Wynalda says U.S. Soccer doesn't have its act together, and he wants to change it
The former player and analyst likes the talent in the pool but knows more is needed
Eric Wynalda doesn't like the perception of U.S. Soccer, and he wants to bring change on every level. That's why he chose to run for U.S. Soccer president. With the election taking place on Feb. 10, the former USMNT forward and analyst sat down with CBS Sports to talk about the problems facing U.S. Soccer, what he wants to change and more.
What's the biggest problem facing U.S. Soccer?
Wynalda: I think that there is a perception of a reality and then there is a reality. The majority of the people that are viewing this from the outside, they see a perception -- it's worse than they thought. The biggest problem we have, if I'm tackling from a federation standpoint, unfortunately, our federation is facilitating the problem. They might very well be the problem. The issues, if we want to get into the weeds here, is that we have a very fragmented, misguided youth system that provides zero directional sense for our young players. We are malfunctioning on multiple levels. But from the outside, sometimes it is viewed as growth, success. The truth is, we really don't have our act together from an organizational standpoint and I'd argue from a financial standpoint.
Who are you leaning on or looking to for guidance and advice when it comes to potentially replacing Sunil Gulati?
Wynalda: There has been a big group, actually. I've surrounded myself with some pretty smart people. More important than anything else, what I've educated myself on is surrounding myself with experts in the non-for-profit faction. How could we possibly do things differently? Are we too conservative? Is there a way for us to figure out a better business model? Those are people who have been vital to my understanding of the position. I've talked with former vice presidents of U.S. Soccer [as well]. This is a position that has been defined by one man. Sunil Gulati did the job for three terms, and that doesn't mean that's the way the next president should address the position. My plan is to surround myself with people who are going to be able to help have an understanding of the game.
What's the first order of business you want to take care of if elected?
Wynalda: If you really look at it from all of the aspects and try to prioritize, what you realize is there are a lot of factions that want immediate attention.There would be this overall belief to get the men's national team back on track. It's never an easy fix, and it needs to be addressed, but it is not first on my list. In my conversations very recently in Dubai with some of the world leaders, FIFA's presidents and with the owners of our leagues, there is a need for structural change. That summit needs to happen immediately. It's going to demand cooperation, compromise but also the recognition from all of those amateur and professional entities that their function in all of this is to at least be on the same page and have a better working relationship with U.S. Soccer.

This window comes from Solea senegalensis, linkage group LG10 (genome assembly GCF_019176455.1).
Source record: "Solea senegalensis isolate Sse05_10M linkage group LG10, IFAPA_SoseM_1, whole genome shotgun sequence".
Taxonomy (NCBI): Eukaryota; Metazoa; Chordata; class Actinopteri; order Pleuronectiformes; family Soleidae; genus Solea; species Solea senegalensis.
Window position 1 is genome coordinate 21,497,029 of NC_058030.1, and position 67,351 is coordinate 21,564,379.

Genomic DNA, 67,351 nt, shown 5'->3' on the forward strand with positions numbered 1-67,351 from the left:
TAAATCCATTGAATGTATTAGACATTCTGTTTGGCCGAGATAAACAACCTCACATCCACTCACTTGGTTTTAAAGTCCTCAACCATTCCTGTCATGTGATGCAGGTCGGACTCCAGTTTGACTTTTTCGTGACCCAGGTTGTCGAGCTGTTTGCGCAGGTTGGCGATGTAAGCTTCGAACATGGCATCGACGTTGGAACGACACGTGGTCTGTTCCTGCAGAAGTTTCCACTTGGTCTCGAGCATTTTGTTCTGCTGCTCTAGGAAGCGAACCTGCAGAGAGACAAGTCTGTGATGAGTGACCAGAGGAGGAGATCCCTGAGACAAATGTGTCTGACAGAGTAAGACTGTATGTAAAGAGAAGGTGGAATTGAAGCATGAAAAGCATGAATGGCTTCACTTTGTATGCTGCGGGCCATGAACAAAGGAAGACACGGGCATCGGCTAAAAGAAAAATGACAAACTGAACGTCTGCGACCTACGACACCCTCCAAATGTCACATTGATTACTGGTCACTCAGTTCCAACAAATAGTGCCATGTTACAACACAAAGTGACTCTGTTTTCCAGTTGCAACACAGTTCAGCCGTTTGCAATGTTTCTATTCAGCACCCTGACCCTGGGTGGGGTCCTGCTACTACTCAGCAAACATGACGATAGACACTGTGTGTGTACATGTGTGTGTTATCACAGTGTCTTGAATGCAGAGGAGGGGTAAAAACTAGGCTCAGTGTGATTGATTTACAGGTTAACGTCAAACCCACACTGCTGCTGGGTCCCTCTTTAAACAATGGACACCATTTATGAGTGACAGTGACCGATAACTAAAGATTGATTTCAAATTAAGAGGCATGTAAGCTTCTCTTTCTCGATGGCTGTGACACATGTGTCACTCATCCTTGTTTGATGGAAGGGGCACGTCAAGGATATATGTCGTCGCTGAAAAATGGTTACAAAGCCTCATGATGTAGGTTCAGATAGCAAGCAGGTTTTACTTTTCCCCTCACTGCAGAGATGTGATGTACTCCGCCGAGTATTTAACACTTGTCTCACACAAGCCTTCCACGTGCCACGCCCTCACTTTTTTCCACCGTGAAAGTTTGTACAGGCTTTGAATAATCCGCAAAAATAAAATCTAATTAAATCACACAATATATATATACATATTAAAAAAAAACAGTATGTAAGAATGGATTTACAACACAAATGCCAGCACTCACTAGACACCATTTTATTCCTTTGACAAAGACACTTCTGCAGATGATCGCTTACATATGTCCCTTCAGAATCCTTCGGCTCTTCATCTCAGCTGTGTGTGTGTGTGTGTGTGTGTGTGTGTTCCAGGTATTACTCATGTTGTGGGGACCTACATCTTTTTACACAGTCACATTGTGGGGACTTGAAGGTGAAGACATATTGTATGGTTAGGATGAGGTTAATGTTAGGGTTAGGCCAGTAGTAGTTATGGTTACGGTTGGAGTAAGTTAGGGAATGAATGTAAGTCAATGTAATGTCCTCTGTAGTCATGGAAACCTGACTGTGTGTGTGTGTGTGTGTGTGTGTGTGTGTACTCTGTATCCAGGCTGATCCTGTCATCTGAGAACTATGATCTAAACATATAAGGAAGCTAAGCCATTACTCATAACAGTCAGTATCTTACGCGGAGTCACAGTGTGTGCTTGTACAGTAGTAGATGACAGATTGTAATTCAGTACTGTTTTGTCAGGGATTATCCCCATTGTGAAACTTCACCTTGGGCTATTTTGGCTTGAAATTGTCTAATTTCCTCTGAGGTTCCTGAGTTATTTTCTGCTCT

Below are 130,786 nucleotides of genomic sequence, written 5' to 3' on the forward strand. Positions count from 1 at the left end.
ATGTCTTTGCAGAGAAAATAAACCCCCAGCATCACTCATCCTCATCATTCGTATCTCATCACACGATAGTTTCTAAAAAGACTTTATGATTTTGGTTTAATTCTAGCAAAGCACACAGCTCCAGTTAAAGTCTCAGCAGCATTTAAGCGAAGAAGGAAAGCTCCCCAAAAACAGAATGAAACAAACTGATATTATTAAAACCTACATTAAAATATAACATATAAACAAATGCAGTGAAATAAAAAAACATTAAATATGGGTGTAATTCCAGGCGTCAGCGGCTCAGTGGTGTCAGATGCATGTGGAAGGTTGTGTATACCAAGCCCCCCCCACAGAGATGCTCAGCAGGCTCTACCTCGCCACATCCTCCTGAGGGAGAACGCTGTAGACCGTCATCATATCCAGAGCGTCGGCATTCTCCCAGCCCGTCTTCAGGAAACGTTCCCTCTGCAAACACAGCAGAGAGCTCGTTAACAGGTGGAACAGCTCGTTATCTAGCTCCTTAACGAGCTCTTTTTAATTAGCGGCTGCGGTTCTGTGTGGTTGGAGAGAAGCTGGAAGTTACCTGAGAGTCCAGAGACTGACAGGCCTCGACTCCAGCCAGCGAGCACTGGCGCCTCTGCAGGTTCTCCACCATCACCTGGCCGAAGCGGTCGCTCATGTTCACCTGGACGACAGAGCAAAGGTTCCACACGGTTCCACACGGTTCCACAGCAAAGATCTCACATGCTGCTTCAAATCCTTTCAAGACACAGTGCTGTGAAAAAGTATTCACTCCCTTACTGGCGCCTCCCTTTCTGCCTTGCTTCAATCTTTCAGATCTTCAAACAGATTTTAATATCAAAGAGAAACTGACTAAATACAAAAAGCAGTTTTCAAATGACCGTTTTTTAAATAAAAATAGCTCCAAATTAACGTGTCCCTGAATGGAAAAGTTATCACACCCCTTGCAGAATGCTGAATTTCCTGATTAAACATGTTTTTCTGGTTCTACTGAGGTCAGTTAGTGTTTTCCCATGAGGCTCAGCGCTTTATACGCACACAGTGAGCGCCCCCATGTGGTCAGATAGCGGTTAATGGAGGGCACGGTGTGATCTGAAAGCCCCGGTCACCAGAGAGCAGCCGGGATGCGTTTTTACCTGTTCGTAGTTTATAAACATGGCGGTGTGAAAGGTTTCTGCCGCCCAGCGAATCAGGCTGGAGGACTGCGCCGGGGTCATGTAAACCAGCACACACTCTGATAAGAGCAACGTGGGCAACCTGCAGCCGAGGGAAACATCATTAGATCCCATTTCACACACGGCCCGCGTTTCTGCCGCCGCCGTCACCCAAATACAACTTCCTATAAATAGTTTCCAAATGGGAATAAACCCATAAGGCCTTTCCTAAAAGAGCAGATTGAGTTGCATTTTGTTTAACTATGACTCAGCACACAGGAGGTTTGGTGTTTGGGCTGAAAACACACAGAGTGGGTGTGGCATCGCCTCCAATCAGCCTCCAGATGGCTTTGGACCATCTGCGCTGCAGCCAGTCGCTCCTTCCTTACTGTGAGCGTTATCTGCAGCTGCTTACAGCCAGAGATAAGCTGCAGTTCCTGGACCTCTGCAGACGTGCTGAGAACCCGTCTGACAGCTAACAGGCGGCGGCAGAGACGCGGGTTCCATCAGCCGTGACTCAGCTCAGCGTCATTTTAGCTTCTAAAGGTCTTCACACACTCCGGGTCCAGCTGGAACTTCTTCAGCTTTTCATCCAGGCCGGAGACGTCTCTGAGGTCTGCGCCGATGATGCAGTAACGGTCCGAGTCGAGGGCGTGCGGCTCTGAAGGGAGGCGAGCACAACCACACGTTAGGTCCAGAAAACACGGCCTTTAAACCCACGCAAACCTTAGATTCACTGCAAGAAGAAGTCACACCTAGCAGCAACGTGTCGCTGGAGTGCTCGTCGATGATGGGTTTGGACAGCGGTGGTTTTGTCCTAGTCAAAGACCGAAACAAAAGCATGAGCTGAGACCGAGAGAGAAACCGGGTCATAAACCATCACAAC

The U.S. men's national team is without a coach. What factors would you consider when it comes to hiring the next person to lead the USMNT?
Wynalda: I look at it a little differently. In the past maybe we have given our coach a lot of responsibility. Instead of asking him to select a team and play the game, there have been a lot of other jobs. Very recently they have interjected the idea of having a general manager who would answer to the board and give our coach a little bit of help ... In the past, we have always just selected a coach and said this is the guy who is going to teach us how to play. I think our country is past that. Our current situation is a wonderful opportunity to assess how we do things. This young group of players, Weston McKennie, Kellyn Acosta, Josh Sargent and Christian Pulisic driving the ship there, this is why it is imperative that a president has a clear understanding of the U.S. national team coach. You can't just hire a bunch of people around you. The president needs to understand what the job entails. The job itself, we need to evaluate who we are, what we have, our strengths. Our ideas are just to rip it up and start over. We don't have that opportunity ... I think we have to wait till the World Cup is over. There will be candidates that will surface."
We've seen the big differences in compensation when it comes to the men's and women's games, especially prize money at big events like the World Cup. We've also seen many. Where do you stand on the topic?
Wynalda: Understanding the financials of it is imperative ... It is a little deeper than that. It is more of, I would say, a relationship, a soured relationship, a constant source of friction that is really unnecessarily part of the process. First and foremost, the relationship needs to be restored. I think having somebody like me that understands the trials and tribulations, having negotiated with U.S. Soccer and their stance with things, their approach which can be centered around power and based around manipulation and deception of anything else. Equal pay and equal treatment is something that is vital ... Nobody has represented us better than our women. They deserve a better deal and are going to get it.
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